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NIH Seminar Series: The Mental Health and Well-being of Biomedical Researchers

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A series of 2018 articles in Nature (see, e.g., https://www.nature.com/articles/nbt.4089) convincingly demonstrated an incidence of depression and anxiety in the graduate school population (~40%), more than 6 times the rate observed in the general population. Rates are even higher in marginalized graduate student populations.  A 2020 study, What Researchers Think about the Culture (https://wellcome.ac.uk/sites/default/files/what-researchers-think-about-the-culture-they-work-in.pdf) commissioned by the Wellcome Trust, reports similar lack of wellbeing among researchers, predominantly in the sciences, at all career levels.

Many of us observe first-hand the effects of the pressures under which trainees operate as they make the transition from their college or postbac experience to graduate or professional school or enter the job market. At the same time, Visiting Fellows and US trainees from marginalized groups are worried about their place in the scientific endeavor. Staff and faculty are also under stress, dealing with their own career progression, mentoring and supporting others, and finding time to take care of themselves. This is difficult for everyone given the culture of science, which values and requires long hours, intense focus, and sustained drive.

Culture change happens when stakeholders meet to learn new skills and to discuss issues in community. Therefore, the NIH OITE is pleased to sponsor a monthly virtual program focused on the health and well-being of the biomedical research workforce. The program is open to trainees at all educational levels and administrative staff, faculty, and other research supervisors at universities, the NIH and other research institutions. Our aim is to provide tools to help participants cope with their own stress and support others under stress. In addition, we hope to explore programs and program-wide systems that can increase awareness of the role of wellness and resilience in a successful scientific career and provide guidance on strategies for cultivating them.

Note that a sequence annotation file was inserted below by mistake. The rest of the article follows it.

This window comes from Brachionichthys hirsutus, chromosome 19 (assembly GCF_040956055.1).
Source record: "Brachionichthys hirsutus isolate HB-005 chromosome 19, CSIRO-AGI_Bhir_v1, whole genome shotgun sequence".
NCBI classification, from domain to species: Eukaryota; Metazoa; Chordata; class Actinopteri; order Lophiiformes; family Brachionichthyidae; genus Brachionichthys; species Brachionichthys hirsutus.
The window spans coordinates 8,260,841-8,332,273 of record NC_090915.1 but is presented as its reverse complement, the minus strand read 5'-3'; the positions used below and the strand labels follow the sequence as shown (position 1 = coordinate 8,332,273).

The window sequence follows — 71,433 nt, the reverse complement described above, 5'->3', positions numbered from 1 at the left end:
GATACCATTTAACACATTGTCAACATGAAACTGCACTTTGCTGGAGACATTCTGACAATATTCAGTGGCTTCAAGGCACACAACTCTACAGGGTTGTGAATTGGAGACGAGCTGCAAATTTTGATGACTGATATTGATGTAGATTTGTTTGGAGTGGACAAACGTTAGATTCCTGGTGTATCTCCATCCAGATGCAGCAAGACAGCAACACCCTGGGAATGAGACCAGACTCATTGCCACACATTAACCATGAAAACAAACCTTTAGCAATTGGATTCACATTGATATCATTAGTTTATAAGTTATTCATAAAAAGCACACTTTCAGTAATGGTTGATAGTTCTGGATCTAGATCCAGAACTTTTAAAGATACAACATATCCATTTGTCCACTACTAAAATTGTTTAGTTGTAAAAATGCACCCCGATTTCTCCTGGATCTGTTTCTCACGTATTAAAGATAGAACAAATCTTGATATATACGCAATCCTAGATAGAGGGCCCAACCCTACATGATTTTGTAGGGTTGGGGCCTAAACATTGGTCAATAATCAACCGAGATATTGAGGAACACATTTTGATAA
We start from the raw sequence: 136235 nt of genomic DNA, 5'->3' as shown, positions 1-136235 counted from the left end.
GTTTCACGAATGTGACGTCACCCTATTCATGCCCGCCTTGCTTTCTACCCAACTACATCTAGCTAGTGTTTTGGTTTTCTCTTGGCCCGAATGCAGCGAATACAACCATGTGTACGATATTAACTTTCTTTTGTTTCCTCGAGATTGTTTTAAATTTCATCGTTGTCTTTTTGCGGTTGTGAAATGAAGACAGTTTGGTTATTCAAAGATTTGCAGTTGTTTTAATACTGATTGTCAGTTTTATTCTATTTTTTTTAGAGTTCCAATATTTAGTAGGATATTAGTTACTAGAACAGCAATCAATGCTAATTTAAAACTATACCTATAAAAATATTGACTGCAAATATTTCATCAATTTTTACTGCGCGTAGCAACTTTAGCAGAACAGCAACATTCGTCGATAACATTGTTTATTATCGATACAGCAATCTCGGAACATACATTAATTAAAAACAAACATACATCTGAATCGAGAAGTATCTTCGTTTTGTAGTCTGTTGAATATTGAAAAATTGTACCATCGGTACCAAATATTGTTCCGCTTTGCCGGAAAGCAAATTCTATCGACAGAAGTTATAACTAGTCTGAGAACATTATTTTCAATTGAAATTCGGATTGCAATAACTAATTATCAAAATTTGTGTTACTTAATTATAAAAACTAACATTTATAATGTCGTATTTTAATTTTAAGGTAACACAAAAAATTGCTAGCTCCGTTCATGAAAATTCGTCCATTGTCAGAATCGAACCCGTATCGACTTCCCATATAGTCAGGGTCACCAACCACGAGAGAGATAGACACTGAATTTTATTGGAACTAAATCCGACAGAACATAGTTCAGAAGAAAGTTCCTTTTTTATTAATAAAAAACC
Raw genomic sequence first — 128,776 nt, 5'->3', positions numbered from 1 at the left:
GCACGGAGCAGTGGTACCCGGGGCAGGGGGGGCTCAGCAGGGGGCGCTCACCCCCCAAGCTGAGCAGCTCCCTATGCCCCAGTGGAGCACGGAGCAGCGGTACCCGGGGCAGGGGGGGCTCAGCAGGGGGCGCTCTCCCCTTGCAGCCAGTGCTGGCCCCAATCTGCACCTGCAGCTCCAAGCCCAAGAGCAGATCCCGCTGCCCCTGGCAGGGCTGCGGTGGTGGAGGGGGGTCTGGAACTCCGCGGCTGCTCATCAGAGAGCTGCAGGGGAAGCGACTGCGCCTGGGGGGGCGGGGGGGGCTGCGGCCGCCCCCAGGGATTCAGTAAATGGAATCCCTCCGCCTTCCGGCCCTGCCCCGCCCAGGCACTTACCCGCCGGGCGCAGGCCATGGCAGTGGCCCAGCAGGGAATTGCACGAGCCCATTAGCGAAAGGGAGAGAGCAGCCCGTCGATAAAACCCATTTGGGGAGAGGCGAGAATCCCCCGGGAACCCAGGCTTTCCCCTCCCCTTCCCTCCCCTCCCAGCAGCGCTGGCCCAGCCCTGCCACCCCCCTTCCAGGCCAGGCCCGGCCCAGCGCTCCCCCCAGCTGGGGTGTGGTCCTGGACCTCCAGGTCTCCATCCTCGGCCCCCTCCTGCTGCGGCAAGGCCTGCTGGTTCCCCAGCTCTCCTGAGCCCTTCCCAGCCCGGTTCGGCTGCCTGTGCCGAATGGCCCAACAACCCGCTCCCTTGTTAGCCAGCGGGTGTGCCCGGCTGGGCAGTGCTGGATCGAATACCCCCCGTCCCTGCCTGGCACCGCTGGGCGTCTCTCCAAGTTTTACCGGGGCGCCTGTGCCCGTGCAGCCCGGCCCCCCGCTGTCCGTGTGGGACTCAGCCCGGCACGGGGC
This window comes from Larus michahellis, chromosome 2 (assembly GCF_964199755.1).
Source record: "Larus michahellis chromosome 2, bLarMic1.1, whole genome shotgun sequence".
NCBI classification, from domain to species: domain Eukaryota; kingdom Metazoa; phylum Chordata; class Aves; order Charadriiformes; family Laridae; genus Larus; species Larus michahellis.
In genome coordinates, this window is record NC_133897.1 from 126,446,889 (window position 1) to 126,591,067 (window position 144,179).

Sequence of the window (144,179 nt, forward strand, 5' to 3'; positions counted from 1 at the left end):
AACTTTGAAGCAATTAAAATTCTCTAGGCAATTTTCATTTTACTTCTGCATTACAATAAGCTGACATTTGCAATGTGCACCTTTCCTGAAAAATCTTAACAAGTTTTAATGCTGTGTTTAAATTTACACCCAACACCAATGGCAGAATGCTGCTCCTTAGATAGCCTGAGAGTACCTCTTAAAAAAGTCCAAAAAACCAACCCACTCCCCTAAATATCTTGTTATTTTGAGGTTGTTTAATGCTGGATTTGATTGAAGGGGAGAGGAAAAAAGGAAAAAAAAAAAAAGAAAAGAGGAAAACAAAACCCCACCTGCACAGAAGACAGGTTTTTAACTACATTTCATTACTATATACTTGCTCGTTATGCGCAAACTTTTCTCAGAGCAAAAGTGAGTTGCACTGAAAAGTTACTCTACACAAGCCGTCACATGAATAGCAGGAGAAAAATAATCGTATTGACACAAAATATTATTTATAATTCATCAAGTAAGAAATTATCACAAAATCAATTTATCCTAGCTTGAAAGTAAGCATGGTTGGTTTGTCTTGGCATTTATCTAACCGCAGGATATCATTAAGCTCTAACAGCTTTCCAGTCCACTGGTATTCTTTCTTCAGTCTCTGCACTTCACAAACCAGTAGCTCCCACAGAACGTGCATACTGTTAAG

Each virtual program will include an introductory lecture, time for Q&A, and an optional small group discussion facilitated by experienced mental health practitioners. The goal of the small groups is to share ideas and to learn new skills as we work to develop a culture of wellness in our research groups and programs. We will learn about various elements of mental health, discuss preventive strategies, and work to develop supportive language that can be used with trainees, peers, and colleagues. This interactive program will include role plays and the discussion of scenarios based on real-life situations.

For more information, please join our NIH-OITE-INFO listserv.

The tentative schedule for Fall 2020 through Spring 2021 follows.

Sign language interpreting services and live captioning will be provided for this event. Individuals who need other reasonable accommodations to participate in this event, or would like a sign language interpreter for the small group should contact Jackie Newell (newellj@nih.gov) or the Federal Relay Service @ 800-877-8339. Requests should be made as soon as possible. 

Past Presentations

TopicDateYouTube
Suicide Prevention and Awareness October 5, 2020 View Presentation
Mental Health and Wellness through a Cultural Lens November 2, 2020 View Presentation
Addictive Behaviors December 1, 2020 View Presentation
Wellness and Wellness Assessments January 11, 2021 View Presentation
Anxiety and Anxiety Disorders February 1, 2021 View Presentation
Depression and Depressive Disorders March 1, 2021 View Presentation
Executive Function April 6, 2021 View Presentation
Psychology of Career Decision-Making May 3, 2021 View Presentation
Responding to Individual & Community Trauma June 7, 2021 View Presentation
Autism July 12, 2021  

For questions regarding this series, please contact the OITE at OITE@nih.gov. Please include "Mental Health Series" in the subject line.